In this blog we will talk about the importance of facial expressions in animation and why animators should do facial expressions first.
One Face so many Emotions.
Different emotions have different facial expressions.
Facial Expressions conveys our emotions.
Emotions like sad, happy, angry, confused can easily be expressed without voice-over or dialogues.
Thanks to the tremendous growth of digital media we have evidenced many animated feature films as well as short films till now.
Animated character with facial expressions looks more close to real life character.
Why Facial Expressions Needed
So if you ask why animated character needs facial expressions?
The answer would be because facial expression puts life into the character.
Animated character has the same role as the real actor has in a live-action movie.
Facial Expressions of animated character highlights the feelings and mood of the animated content.
Both in 2D and 3D animations faces are drawn with great care by the animators.
If an animator fails to animate a face properly then the character will look like lifeless and dull.
In 3D animation faces are modeled in three dimensional platforms.
A 3D face looks more realistic and loaded with details like wrinkles, marks etc.
The way to select the right expression for the character is to first break down the shots.
Analyse the shot first, what is happening inside the shot? How the character is going to react about the incident?
How the emotion changes and so on.
The animator follows the breakdown of the facial actions according to the mood.
Bringing out the right facial emotion is the task of a skilled animator and thus sketching is the indispensable part of animation.
Stretch And Squash Principle
Human face is made up of many complex muscles and we stretch and squash our facial muscles to depict certain emotion.
Squash is contraction of muscles and stretch is extension of muscles.
Animators use this stretch and squash principle to bring out character’s expression.
The above picture shows the example of stretch and squash expressions.
In case of stretch both the upper and the lower part of the face stretches a lot while in case of squash upper and lower part of the face comes in squashed position to express laugh.
At the time of facial animation, artist keeps this principle in mind.
You can find the example of stretch and squash in Tom and Jerry show.
In the above image Tom’s face is lit up with impish glee.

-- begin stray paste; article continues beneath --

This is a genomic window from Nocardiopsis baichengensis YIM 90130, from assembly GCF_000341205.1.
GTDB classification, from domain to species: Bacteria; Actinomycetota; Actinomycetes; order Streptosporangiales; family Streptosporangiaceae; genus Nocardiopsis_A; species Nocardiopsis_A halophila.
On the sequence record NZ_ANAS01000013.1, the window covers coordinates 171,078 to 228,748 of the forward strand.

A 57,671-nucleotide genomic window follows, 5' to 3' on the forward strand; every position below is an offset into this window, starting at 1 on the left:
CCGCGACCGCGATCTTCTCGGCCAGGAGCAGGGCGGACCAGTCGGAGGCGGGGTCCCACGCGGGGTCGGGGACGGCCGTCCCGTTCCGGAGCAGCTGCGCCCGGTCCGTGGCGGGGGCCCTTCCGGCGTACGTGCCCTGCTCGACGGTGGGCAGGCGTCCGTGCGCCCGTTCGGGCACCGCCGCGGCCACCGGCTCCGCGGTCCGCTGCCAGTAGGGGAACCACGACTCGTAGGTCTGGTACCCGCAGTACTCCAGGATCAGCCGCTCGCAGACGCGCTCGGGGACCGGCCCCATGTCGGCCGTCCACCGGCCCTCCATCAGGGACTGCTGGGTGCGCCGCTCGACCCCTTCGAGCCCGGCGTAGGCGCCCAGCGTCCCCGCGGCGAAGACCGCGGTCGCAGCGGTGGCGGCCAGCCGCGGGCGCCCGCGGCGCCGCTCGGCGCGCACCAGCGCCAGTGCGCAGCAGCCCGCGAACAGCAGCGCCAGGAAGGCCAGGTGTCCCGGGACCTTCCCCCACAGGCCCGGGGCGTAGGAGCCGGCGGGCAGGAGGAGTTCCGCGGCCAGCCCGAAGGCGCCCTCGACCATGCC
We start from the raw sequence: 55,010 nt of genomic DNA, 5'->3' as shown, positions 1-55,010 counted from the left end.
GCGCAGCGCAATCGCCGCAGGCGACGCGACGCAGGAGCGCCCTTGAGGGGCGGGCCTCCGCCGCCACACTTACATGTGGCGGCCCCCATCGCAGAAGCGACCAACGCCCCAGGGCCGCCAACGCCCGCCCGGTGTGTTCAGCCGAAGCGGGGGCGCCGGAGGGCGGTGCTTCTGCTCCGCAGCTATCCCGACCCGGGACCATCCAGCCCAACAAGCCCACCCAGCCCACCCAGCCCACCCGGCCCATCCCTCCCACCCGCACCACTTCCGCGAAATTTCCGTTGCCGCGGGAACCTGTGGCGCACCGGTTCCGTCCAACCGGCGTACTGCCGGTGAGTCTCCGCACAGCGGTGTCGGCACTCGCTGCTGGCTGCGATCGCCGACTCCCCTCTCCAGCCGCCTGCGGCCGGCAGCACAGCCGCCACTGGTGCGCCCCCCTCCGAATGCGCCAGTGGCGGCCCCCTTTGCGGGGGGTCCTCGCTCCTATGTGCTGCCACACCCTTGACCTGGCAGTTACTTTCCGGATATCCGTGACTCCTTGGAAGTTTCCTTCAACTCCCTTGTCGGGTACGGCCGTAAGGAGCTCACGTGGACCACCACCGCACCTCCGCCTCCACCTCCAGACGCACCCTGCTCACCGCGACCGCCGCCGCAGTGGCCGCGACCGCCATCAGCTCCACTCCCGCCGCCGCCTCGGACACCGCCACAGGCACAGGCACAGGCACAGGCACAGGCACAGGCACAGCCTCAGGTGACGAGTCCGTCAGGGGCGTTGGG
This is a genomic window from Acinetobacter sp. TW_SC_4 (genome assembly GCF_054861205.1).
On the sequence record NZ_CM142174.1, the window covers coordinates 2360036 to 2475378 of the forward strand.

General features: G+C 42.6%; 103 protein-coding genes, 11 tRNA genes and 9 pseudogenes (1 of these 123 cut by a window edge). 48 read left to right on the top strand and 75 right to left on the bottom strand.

Similarly you can find many such examples of stretch and squash in animated cartoon movies.
Working On Eyes
Eyes are very delicate part in the face to animate.
In the above picture we can see how eyes and eyebrows with different emotions look like.
An eye reflects every emotion and thoughts of a character.
Properly animated or crafted eyelids and eyeballs are main parts to prepare good expressions in animation.
Characteristics of a character should be in mind before animating its eyelids.
Eye animation is tricky business and one should remember that only camera view matters in this area.
The eyes should look focussed from the camera view.
The animator knows that iris remains at parallel position when focussed at far away object whereas iris remains at crossed-eyed position when focuses on something much closer object.
Sometimes animators need to adjust the eyes separately according to the movement of the main target.
Eye darts can be done easily in animation.
Eye darts are rapid movement of the pupils and it helps to create mood and expressions.
Frequent eye movement signifies nervousness or excitement and rare eye movement means anger or seriousness.
Hence before designing eye movement animators should become sure about the character’s emotions and thoughts.
Facial Expressions of a character makes impact upon the audiences when animator follows the basic rules and tips on facial animation.
Duration Of Facial Expressions
We know that face reflects the thought of the mind and every facial reaction has its own time and space.
Expressions do not changes suddenly they need some thinking time.
Change of mood needs time to justify the required facial expressions.
For example when our mood changes from happy to sad our facial expression changes with time and in case of animated movie animator uses dialogues, music or narration to maintain the time gap between the changes of facial expressions for better output.
How long the character will hold the facial expression is something depends upon the thinking time of the character.
Animator has to give thinking time to its character for the change in expression.
Change in emotion cannot be conveyed through single shot it needs few series of shots.
For example if a character is sad and walking down the lane and suddenly he notices his old buddy who triggers funny childhood memories and he becomes happy; there need to be some time during which character notices his friend and creates his feelings.
If a character moves from one emotion to another without thinking time the acting or scene will look abstract.
The overall facial expression does not require highly detailed animation rigs; it needs very rudimentary character design and simple rigs.
Facial Expressions is all about presentation and timing.
Dialogues are important part of facial expressions.
An Animated character cannot deliver happy news with a sad expression.
Breakdown of the phonetics via software takes place during animation.
Animator matches the actual mouth movement with the pronunciations of the words; he/she works on the jaw movements especially how the jaw opens and closes.
Phonetics lip chart comes to a great help for dialogue animation process.
Mouth Animation is essential part of under facial expression.
Shape of mouth goes on changing from one form to another depending upon the facial expressions.
The above picture shows various shapes of mouth according to the mood of the person.
Shape of mouth changes in case of happy, anger and sad.
Why Facial Expressions Needed